Prof Maria Kozhevnikov from Psychology and I are co-teaching a course the first time this semester. The title was inherited from Prof Byungho Park (KAIST Business school) when he was still with CNM and proposed this module. I have consulted Prof Shyam Sundar's courses on media psychology extensively and I would like to thank him to make all his syllabi available online. I also learned a lot from my colleague Prof Hichang Cho to organize this graduate level seminar. Therefore, the reading list I am attaching here is by all means a collective product. I post it here in hope of getting comments from other teachers/students who are interested in this emerging interdisciplinary field and would love to know more about good readings especially with regards to virtual environment and distributed cognition.
This module represents quite well my recent interest in new media psychology (e.g., needs) and behavior (e.g., multitasking). What drives me to search for more interpretative frameworks is the simple fact that we are now almost unable to tell in which moments the media are influencing audiences or the users are controlling the media. It is no longer relevant to ask what media do to audiences or what audiences do to media. The two actors, users and artifacts, are constantly and immediately doing things to each other. Another interesting take of this module is that although the title puts cognition in the first place, the content reflects a deep dissatisfaction with cognitive science and its focus on human minds. A paradigm shift that seems to come out is the theorization of context and its philosophical ground that sees human actors as fundamentally bounded by their environments. However, it does not mean that we shall give up the effort to study cognition. It is only that cognition does not only reside in human brains. Believe me, this shift is anything but an easy change of viewpoint. I spent (and will spend) much time debating with my students on this shift because it seems so "soulless" to put "things" at the same level as "people" in terms of agency. Well, let us see whether a soulless search can lead to the discovery of human condition, the conditions under which we are being human.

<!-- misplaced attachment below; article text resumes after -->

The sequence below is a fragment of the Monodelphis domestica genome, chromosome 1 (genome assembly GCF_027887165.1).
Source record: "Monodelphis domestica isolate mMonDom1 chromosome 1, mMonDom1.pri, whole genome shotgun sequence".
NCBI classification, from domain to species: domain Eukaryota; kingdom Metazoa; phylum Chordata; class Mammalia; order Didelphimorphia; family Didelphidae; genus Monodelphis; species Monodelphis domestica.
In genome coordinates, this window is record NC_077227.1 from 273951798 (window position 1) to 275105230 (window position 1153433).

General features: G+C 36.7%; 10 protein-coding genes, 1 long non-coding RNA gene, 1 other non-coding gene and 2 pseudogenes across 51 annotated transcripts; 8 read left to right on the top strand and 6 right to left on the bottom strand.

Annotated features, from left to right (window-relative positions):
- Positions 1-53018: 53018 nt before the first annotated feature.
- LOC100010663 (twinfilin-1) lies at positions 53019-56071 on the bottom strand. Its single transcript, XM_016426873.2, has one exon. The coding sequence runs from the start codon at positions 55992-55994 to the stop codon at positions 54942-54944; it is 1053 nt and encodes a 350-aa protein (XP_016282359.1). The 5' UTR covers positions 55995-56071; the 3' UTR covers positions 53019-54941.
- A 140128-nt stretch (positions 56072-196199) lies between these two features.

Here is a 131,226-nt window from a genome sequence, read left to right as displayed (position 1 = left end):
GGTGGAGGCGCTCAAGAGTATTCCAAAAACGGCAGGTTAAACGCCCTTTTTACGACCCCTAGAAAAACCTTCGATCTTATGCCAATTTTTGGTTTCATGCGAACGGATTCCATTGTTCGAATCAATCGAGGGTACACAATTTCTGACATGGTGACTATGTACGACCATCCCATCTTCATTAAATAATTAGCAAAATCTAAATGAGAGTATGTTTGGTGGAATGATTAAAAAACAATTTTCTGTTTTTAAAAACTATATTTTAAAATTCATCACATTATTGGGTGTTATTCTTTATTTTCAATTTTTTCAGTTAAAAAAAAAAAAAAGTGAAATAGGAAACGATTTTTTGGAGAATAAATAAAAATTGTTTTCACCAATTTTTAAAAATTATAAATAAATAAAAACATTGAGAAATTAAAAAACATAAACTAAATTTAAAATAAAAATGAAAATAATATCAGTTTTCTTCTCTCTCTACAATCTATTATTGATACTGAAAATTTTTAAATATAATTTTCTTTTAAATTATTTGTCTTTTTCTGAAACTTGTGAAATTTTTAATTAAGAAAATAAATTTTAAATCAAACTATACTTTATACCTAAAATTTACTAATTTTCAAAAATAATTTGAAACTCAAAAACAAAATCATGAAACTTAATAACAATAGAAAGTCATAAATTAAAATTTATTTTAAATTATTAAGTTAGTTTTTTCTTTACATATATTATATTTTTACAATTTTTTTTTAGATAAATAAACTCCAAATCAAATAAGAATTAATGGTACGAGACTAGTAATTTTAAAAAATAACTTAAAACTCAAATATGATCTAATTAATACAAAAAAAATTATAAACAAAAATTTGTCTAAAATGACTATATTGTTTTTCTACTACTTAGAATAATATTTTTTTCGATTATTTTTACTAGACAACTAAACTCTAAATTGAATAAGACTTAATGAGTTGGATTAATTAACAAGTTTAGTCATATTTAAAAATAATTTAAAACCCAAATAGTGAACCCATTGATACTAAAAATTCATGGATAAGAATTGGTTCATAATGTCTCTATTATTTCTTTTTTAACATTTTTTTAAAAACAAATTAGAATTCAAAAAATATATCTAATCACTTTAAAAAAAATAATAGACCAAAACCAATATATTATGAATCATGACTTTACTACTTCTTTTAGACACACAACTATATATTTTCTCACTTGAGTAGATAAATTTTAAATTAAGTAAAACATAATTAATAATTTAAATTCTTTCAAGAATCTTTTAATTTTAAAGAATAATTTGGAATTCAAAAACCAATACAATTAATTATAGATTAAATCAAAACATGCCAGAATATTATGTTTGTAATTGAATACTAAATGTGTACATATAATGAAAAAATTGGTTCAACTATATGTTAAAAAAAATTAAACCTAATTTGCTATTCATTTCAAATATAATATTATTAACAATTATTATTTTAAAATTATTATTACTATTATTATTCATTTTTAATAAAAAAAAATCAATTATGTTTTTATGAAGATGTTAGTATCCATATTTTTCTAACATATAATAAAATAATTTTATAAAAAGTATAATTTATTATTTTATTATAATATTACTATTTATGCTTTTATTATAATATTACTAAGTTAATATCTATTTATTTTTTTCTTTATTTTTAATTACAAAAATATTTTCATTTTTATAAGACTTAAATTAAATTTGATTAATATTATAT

Suppe, F. The structure of scientific theories. University of Illinois Press. (Read: pp. 135-151 (b) Kuhn)
Harrison, S., Tatar, D., & Sengers, P. (2007). The three paradigms of HCI. http://people.cs.vt.edu/~srh/Downloads/TheThreeParadigmsofHCI.pdf
Walther, J. B., Gay, G., & Hancock, J. T. (2005). How do communication and technology researchers study the Internet? Journal of Communication, 55, 632-657.
Methodology - experiments
Shadish, W. R., Cook, T. D., & Campbell, D. T. (2002). Experimental and quasi-experimental designs for generalized causal inference. Boston: Houghton Mifflin. (Read: Ch. 1 & 8)
Mitchell, M.L. and J.M. Jolley. (2007). Research Design Explained, 6th edition. Belmont, CA: Thomson Wadsworth. (Read: Ch. 11).
Walther, J. B. (2001). Is a picture worth a thousand words? Photographic images in long-term and short-term computer-mediated communication. Communication Research, 28(1), 105-134.
Methodology – cognitive ethnography
Lave, J. (1988). Cognition in practice: Mind, mathematics and culture in everyday life. Cambridge, UK: Cambridge University Press. (Read Ch. 1 introduction)
Suchman, L. A. (1992). Plans and situated actions: The problem of human machine communication. Cambridge, UK: Cambridge University Press. (Read Ch. 6 cases and methodology).
Bodker, S. (1996). Applying activity theory to video analysis: How to make sense of video data in HCI. In B. A. Nardi (Ed). Context and consciousness: activity theory and human-computer interaction, pp. 147-174. Cambridge, MA: MIT Press.
Information Processing Paradigm